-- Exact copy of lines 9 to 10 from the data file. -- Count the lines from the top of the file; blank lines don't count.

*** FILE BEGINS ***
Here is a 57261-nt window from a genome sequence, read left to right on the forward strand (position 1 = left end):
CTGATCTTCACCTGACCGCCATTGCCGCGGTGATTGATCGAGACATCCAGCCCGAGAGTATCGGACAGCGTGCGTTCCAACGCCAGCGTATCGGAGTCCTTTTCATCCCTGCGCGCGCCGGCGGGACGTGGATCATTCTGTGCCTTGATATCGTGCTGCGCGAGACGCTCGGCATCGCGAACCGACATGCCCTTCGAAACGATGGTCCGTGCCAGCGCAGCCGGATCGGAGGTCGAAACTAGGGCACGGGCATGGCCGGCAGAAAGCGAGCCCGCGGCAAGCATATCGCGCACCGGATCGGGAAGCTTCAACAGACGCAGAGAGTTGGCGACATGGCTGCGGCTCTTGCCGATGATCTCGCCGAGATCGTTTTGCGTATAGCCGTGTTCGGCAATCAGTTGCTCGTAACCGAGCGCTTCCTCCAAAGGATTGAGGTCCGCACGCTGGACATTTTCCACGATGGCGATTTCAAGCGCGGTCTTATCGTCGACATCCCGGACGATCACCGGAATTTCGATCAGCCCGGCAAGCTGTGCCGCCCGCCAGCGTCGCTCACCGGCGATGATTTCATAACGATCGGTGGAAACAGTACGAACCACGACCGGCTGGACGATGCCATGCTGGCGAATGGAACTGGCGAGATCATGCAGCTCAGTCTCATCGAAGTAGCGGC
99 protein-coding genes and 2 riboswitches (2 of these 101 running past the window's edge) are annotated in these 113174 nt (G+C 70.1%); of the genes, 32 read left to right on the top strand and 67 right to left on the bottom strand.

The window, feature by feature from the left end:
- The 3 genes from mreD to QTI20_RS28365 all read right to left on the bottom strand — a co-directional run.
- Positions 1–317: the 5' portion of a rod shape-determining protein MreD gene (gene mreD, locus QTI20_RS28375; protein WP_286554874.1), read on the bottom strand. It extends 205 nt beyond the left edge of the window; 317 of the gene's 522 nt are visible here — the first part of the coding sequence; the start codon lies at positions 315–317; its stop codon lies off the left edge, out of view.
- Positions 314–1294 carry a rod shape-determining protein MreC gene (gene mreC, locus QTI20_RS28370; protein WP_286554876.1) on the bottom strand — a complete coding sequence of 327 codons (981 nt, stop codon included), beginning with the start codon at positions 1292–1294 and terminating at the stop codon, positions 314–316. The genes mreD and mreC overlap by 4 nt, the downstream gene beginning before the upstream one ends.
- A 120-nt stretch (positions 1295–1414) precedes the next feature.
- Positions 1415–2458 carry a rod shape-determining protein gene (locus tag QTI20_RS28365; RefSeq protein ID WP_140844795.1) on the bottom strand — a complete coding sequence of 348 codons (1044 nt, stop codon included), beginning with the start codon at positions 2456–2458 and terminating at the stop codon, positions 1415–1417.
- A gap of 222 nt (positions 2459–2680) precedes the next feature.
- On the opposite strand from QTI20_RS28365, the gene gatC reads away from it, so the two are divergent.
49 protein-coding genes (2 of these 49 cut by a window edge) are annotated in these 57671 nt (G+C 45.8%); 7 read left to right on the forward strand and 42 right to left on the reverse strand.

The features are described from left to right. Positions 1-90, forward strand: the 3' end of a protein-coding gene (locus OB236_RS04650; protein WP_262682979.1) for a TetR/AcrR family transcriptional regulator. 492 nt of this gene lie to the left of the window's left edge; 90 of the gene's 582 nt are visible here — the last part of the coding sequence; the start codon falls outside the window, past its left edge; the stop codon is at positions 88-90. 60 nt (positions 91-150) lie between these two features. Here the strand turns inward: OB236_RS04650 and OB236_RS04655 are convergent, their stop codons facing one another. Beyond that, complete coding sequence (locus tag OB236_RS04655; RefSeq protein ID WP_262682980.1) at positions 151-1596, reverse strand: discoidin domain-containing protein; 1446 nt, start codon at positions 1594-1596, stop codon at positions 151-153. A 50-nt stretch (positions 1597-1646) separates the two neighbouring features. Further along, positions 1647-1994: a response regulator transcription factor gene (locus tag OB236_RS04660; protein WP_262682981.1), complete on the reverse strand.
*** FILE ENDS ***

- Positions 1415–2458 carry a rod shape-determining protein gene (locus tag QTI20_RS28365; RefSeq protein ID WP_140844795.1) on the bottom strand — a complete coding sequence of 348 codons (1044 nt, stop codon included), beginning with the start codon at positions 2456–2458 and terminating at the stop codon, positions 1415–1417.
- A gap of 222 nt (positions 2459–2680) precedes the next feature.